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Measurement of leadership skills development among veterinary students and veterinary professionals participating in an experiential leadership program (the Veterinary Leadership Experience)

Susan L. Crowley1Department of Psychology, Emma Eccles Jones College of Educations and Human Services, Utah State University, Logan, UT 84322

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Kendra J. Homan

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Kenita S. Rogers

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Karen K. Cornell

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Lauren J. Olavessen4Veterinary Leadership Institute, PO Box 1476, Temecula, CA 92563

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Elizabeth M. Charles4Veterinary Leadership Institute, PO Box 1476, Temecula, CA 92563

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Darcy H. Shaw

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Abstract

OBJECTIVE

To evaluate outcomes associated with an experiential leadership program (the Veterinary Leadership Experience [VLE]) among participants 1 year after program completion.

SAMPLE

157 veterinary students and 61 veterinary professionals who participated in the 2015 or 2016 VLE.

PROCEDURES

Participants completed various instruments to assess emotional intelligence, psychological flexibility, resilience, and client-communication skills prior to (pretest) and 1 year after (posttest) attending the VLE; pretest and posttest findings were compared for all but client-communication skills, for which only posttest responses were analyzed. An additional posttest instrument assessed the impact that the VLE had on key knowledge areas (ie, self-awareness, self-management, social awareness, relational competence, communication skills, and conflict management skills) and overall impact.

RESULTS

1 year after completing the VLE, participants reported that the program had a high impact on all key knowledge areas; the impact on social awareness and overall impact was significantly higher for veterinary students than for veterinary professionals. Veterinary professionals reported a greater increase in emotional intelligence after program completion than did veterinary students. For each assessed client-communication skill, the percentage of veterinary professionals who reported increased confidence in that skill after program completion was lower than the corresponding percentage of veterinary students. Resilience and psychological flexibility scores did not increase after program completion.

CONCLUSIONS AND CLINICAL RELEVANCE

Assessment of the effectiveness and long-term outcomes of experiential leadership programs is important to understanding whether such programs are having the intended effect. Veterinary students and veterinary professionals who were assessed 1 year after completing the VLE reported improvements in leadership skills foundational to the program.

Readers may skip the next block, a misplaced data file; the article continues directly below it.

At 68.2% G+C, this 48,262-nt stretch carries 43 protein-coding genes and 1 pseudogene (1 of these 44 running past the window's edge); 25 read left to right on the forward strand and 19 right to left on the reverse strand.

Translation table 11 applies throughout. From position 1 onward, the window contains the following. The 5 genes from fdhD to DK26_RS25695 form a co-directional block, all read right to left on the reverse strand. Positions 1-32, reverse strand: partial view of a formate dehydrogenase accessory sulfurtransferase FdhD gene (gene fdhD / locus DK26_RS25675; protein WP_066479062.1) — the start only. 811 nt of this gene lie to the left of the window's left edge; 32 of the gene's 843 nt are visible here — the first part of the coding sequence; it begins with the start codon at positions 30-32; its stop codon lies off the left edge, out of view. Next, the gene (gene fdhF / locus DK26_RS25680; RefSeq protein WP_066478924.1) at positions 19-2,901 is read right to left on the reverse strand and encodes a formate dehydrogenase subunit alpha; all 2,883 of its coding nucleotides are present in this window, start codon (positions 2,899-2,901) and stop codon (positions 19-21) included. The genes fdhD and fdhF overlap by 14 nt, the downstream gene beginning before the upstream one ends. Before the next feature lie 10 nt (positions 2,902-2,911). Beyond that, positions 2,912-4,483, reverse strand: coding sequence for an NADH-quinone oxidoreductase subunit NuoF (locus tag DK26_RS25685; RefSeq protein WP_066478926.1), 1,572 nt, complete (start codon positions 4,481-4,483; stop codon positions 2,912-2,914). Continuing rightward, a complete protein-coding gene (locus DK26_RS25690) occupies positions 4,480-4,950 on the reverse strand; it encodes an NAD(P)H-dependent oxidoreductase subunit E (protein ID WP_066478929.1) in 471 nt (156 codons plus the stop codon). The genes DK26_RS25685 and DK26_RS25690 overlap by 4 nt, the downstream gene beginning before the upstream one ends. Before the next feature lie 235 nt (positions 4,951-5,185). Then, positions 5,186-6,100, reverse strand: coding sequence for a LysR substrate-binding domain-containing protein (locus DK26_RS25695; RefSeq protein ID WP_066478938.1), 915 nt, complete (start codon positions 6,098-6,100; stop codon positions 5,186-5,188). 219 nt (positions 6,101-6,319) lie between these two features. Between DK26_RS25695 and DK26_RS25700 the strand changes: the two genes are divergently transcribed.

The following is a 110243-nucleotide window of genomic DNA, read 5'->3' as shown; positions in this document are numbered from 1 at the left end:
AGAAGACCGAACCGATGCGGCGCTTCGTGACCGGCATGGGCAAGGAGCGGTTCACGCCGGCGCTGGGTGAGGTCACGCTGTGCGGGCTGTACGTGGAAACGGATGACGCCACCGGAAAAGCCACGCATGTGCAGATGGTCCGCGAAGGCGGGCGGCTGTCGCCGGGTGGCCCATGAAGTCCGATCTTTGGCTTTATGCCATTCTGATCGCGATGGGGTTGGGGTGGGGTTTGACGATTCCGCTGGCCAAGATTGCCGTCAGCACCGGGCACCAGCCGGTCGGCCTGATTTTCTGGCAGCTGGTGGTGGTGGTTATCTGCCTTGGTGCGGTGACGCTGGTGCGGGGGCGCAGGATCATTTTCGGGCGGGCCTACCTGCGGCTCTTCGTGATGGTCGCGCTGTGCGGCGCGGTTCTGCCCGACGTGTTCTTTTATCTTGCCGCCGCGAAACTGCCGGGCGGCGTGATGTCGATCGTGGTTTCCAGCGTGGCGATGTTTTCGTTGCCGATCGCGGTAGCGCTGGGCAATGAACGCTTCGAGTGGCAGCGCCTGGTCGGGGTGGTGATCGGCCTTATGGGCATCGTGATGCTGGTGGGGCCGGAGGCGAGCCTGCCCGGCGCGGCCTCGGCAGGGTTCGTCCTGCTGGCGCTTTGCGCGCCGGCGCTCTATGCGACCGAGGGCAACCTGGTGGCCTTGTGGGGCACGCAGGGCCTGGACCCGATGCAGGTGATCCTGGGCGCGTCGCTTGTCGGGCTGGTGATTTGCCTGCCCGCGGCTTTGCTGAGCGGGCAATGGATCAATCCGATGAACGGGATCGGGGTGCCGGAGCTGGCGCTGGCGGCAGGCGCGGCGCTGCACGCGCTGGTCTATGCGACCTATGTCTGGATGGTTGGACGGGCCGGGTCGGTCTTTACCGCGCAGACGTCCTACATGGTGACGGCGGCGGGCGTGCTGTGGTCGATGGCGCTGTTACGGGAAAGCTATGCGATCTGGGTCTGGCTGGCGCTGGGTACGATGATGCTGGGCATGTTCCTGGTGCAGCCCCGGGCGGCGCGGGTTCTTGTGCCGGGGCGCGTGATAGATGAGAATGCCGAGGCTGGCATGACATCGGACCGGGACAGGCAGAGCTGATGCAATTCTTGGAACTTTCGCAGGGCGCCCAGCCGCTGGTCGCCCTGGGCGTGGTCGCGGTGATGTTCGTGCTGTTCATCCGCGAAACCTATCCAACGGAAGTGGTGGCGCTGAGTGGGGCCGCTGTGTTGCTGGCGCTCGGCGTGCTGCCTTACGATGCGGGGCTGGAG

Abstract

OBJECTIVE

To evaluate outcomes associated with an experiential leadership program (the Veterinary Leadership Experience [VLE]) among participants 1 year after program completion.

SAMPLE

157 veterinary students and 61 veterinary professionals who participated in the 2015 or 2016 VLE.

PROCEDURES

Participants completed various instruments to assess emotional intelligence, psychological flexibility, resilience, and client-communication skills prior to (pretest) and 1 year after (posttest) attending the VLE; pretest and posttest findings were compared for all but client-communication skills, for which only posttest responses were analyzed. An additional posttest instrument assessed the impact that the VLE had on key knowledge areas (ie, self-awareness, self-management, social awareness, relational competence, communication skills, and conflict management skills) and overall impact.

RESULTS

1 year after completing the VLE, participants reported that the program had a high impact on all key knowledge areas; the impact on social awareness and overall impact was significantly higher for veterinary students than for veterinary professionals. Veterinary professionals reported a greater increase in emotional intelligence after program completion than did veterinary students. For each assessed client-communication skill, the percentage of veterinary professionals who reported increased confidence in that skill after program completion was lower than the corresponding percentage of veterinary students. Resilience and psychological flexibility scores did not increase after program completion.

CONCLUSIONS AND CLINICAL RELEVANCE

Assessment of the effectiveness and long-term outcomes of experiential leadership programs is important to understanding whether such programs are having the intended effect. Veterinary students and veterinary professionals who were assessed 1 year after completing the VLE reported improvements in leadership skills foundational to the program.

Contributor Notes

Address correspondence to Dr. Shaw (dshaw@upei.ca).